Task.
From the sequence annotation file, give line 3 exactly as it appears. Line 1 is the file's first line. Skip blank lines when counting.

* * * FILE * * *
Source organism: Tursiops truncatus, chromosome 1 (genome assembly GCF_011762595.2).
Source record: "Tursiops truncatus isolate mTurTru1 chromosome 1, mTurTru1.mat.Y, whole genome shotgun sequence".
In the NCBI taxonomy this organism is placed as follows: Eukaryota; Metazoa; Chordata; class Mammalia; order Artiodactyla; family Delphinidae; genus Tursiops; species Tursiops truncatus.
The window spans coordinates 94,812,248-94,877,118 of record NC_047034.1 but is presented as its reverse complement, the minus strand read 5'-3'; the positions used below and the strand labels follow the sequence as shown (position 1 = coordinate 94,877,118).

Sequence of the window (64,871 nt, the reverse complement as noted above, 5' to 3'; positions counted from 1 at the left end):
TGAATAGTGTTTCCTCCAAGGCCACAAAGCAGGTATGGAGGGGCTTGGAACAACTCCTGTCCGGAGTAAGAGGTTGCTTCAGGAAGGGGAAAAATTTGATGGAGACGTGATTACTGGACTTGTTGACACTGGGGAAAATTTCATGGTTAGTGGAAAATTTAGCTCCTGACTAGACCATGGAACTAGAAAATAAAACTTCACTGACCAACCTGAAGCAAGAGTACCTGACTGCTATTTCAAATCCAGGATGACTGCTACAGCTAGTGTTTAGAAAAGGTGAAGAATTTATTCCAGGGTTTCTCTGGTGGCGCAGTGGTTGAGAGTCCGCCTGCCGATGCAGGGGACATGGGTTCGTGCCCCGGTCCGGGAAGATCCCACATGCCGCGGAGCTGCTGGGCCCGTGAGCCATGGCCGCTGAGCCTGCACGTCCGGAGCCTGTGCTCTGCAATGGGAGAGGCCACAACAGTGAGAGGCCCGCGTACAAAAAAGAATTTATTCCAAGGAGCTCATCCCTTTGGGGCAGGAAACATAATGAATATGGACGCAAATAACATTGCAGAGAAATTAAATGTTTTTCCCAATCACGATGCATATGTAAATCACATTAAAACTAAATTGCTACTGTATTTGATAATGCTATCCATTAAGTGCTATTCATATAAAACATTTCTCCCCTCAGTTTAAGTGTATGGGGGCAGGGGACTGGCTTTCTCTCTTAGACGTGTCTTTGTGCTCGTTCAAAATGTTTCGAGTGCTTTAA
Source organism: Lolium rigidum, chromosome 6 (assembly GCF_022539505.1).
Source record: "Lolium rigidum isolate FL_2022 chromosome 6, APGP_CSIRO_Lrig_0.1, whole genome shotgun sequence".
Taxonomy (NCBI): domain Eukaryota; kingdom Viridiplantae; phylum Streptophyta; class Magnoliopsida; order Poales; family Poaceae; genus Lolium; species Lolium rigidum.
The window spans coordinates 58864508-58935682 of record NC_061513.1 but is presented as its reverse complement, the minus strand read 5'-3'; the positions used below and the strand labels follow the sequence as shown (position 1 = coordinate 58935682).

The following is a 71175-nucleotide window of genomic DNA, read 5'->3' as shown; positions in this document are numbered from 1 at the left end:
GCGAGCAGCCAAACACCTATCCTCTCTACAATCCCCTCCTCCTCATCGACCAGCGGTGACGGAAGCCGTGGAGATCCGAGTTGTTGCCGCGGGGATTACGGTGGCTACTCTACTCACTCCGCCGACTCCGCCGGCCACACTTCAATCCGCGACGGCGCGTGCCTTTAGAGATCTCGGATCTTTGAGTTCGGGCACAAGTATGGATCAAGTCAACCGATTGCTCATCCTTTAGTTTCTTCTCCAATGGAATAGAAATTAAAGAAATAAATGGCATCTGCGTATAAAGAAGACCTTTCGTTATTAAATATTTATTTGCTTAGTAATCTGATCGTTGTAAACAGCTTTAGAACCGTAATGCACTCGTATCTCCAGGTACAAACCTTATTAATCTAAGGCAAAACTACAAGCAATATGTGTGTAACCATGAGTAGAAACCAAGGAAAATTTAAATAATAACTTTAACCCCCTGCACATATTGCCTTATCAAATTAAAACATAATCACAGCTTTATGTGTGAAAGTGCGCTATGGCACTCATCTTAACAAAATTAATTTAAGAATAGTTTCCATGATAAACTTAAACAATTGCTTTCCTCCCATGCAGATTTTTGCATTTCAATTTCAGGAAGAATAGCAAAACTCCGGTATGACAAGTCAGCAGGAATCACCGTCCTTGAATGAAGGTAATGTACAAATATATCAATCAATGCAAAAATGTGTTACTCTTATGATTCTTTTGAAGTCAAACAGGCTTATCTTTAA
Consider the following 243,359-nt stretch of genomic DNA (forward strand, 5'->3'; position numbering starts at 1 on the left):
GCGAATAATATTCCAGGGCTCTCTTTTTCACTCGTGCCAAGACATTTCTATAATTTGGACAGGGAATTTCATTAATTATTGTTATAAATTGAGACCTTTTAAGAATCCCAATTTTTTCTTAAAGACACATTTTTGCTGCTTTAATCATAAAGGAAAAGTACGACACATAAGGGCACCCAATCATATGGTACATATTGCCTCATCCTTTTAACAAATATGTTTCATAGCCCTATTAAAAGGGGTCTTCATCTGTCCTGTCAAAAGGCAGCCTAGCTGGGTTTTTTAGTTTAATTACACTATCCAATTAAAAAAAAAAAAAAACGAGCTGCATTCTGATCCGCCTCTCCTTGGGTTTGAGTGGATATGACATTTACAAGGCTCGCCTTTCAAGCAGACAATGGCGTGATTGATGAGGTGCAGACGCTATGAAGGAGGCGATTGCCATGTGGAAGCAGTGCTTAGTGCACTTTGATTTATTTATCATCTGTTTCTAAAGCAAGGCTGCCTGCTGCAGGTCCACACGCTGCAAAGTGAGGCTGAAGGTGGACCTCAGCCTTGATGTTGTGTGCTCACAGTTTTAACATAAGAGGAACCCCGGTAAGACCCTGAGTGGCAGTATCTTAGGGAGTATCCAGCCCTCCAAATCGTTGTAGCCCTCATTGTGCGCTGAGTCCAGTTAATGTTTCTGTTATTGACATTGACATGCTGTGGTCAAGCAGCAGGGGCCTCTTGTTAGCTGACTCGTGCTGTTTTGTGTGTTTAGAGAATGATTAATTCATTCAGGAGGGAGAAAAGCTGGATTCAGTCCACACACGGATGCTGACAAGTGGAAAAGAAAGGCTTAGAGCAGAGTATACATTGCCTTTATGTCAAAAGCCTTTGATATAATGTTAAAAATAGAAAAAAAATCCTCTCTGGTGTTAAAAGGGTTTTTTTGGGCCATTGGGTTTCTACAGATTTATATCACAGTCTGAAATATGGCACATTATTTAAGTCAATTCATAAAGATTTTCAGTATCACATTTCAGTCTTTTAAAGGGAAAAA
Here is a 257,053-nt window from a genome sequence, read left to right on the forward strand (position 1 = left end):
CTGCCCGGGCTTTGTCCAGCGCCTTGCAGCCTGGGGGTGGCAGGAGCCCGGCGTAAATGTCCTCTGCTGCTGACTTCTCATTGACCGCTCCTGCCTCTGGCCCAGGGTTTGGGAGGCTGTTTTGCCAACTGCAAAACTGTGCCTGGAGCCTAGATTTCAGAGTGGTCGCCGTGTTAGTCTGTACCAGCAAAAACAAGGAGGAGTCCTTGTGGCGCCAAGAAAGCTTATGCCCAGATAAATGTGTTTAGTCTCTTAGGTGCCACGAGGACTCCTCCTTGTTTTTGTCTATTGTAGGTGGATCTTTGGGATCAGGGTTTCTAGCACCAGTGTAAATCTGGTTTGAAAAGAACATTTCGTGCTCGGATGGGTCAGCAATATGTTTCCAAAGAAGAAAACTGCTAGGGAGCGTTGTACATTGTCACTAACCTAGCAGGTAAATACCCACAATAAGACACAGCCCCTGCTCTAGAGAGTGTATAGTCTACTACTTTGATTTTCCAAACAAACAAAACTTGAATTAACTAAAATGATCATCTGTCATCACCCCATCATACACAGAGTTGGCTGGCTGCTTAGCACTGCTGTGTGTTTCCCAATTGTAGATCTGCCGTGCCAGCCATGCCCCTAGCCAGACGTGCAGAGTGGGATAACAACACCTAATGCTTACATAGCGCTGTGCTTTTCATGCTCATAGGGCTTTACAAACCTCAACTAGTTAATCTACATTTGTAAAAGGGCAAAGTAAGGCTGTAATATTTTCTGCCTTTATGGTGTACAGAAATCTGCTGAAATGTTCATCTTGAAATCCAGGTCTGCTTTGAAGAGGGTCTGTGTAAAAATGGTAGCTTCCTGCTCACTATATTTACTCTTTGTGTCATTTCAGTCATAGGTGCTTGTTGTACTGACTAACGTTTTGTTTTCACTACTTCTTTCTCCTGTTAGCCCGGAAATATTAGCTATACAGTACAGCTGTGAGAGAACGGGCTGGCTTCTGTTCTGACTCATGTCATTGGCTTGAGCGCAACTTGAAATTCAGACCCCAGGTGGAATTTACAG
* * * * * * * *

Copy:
In the NCBI taxonomy this organism is placed as follows: Eukaryota; Metazoa; Chordata; class Mammalia; order Artiodactyla; family Delphinidae; genus Tursiops; species Tursiops truncatus.